by Jessica Johnson | Contributing Writer
Poetry versus science. Squishy feelings versus sharp facts. Self-expression versus self-disappearance. Useless versus useful. Freedom versus constraint. It’s a binary as problematic as any, and also one that poets have long engaged. In a 1998 essay “Science and Poetry: a View from the Divide,” Alison Hawthorne Deming lays out some of the ways they do so and have done for centuries. Of contemporary poetry, Deming writes,
Much is to be gained . . . when poets raid the language and mythology of scientists. The challenge for a poet is not merely to pepper the lines with spicy words and facts, but to know enough science that the concepts and vocabulary become part of the fabric of one’s mind, so that in the process of composition a metaphor or paradigm from the domain of science is as likely to crop us as is one from literature or her own backyard. I subscribe to Science News to foster that process, not for total comprehension, but to pick up fibers and twigs, so to speak, that I might tuck into the nest of my imagination.
Deming here describes the poetry of the science news, in which poets might respond to science as a product rather than a process. Here’s a fact, here’s how I will make it mean. And who could blame them? My poetry-antennae, too, tingle in the presence of luminous information.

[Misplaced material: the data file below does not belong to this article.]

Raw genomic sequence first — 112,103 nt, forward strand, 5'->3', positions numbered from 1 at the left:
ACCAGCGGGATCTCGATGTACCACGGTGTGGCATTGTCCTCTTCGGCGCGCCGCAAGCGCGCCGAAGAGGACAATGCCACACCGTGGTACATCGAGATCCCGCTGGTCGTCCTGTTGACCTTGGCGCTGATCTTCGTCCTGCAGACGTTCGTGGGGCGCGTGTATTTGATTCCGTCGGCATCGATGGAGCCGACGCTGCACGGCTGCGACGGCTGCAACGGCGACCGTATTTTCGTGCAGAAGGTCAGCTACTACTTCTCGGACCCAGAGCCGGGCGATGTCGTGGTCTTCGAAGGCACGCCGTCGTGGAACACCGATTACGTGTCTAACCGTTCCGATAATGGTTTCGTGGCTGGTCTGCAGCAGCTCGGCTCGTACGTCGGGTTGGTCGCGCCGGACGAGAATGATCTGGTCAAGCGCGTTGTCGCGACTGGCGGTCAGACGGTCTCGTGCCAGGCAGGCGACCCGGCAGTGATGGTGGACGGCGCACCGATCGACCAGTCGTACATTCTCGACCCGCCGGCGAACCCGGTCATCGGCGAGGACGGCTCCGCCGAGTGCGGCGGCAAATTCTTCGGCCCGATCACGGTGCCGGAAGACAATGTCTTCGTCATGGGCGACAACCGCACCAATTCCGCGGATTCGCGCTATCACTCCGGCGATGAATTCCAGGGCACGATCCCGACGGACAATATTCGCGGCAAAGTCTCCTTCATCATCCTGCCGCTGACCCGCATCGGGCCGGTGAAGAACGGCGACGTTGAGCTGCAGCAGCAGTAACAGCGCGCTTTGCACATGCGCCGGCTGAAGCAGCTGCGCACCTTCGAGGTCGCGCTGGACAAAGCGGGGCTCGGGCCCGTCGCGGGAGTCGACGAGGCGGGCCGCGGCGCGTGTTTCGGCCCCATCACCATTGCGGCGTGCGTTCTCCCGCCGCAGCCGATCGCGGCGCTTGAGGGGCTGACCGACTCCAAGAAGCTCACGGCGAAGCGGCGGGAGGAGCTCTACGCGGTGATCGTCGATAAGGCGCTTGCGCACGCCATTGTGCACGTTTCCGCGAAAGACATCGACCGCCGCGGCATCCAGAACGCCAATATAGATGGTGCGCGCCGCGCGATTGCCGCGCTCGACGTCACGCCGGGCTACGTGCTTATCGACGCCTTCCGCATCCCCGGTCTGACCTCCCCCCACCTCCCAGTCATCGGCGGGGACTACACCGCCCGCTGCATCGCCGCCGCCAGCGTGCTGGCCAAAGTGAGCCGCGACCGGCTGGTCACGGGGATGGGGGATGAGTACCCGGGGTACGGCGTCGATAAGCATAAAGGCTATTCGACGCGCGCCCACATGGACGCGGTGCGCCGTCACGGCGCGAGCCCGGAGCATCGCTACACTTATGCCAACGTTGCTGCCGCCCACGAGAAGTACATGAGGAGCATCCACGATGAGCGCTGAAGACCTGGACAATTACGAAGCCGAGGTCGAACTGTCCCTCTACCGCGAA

Yet, for my students—whether they love reading and writing poetry or dislike it or remain apathetic in the face of my enthusiasm—the meaningful difference between poetry and science is simply their belief that if they can persist in STEM by performing abstraction and memorizing mechanisms and subordinating the needs of their bodies while working and caregiving and studying, the machine will give them a job that pays enough. Science and poetry—as disciplines, products, and lived experiences—are embedded in economies of information and power.
When weaving the facts into the nests of our poems, it’s tempting to treat science as uncontroversial, its findings as given. But the facts—such as they are—and the tools and networks they help make can’t be neutral. Two books from 2019, Jena Osman’s Motion Studies (Ugly Duckling Presse) and Franny Choi’s Soft Science (Alice James Books), speak to this truth. With tactics that depart from the typical poetics of the science news, Osman and Choi, in different ways, locate poetry and science within the tides of historical and social and sensory context, defending space for what’s messy, undetermined, and embodied.
Glance through the pages of Osman’s Motion Studies, and you’ll find photographs of nineteenth century experiments, diagrams of devices and human heads, bits of lineated verse, and information-dense paragraphs leading with sentences like this one: “In 1873, astronomer Pierre-César Jules Janssen invented a photographic ‘revolver’ in order to record the planet Venus as it crossed the circle of the sun.” If you didn’t know Osman’s previous work, you might think you were in for a poet’s aesthetic gloss on some old-timey science. You’d be wrong.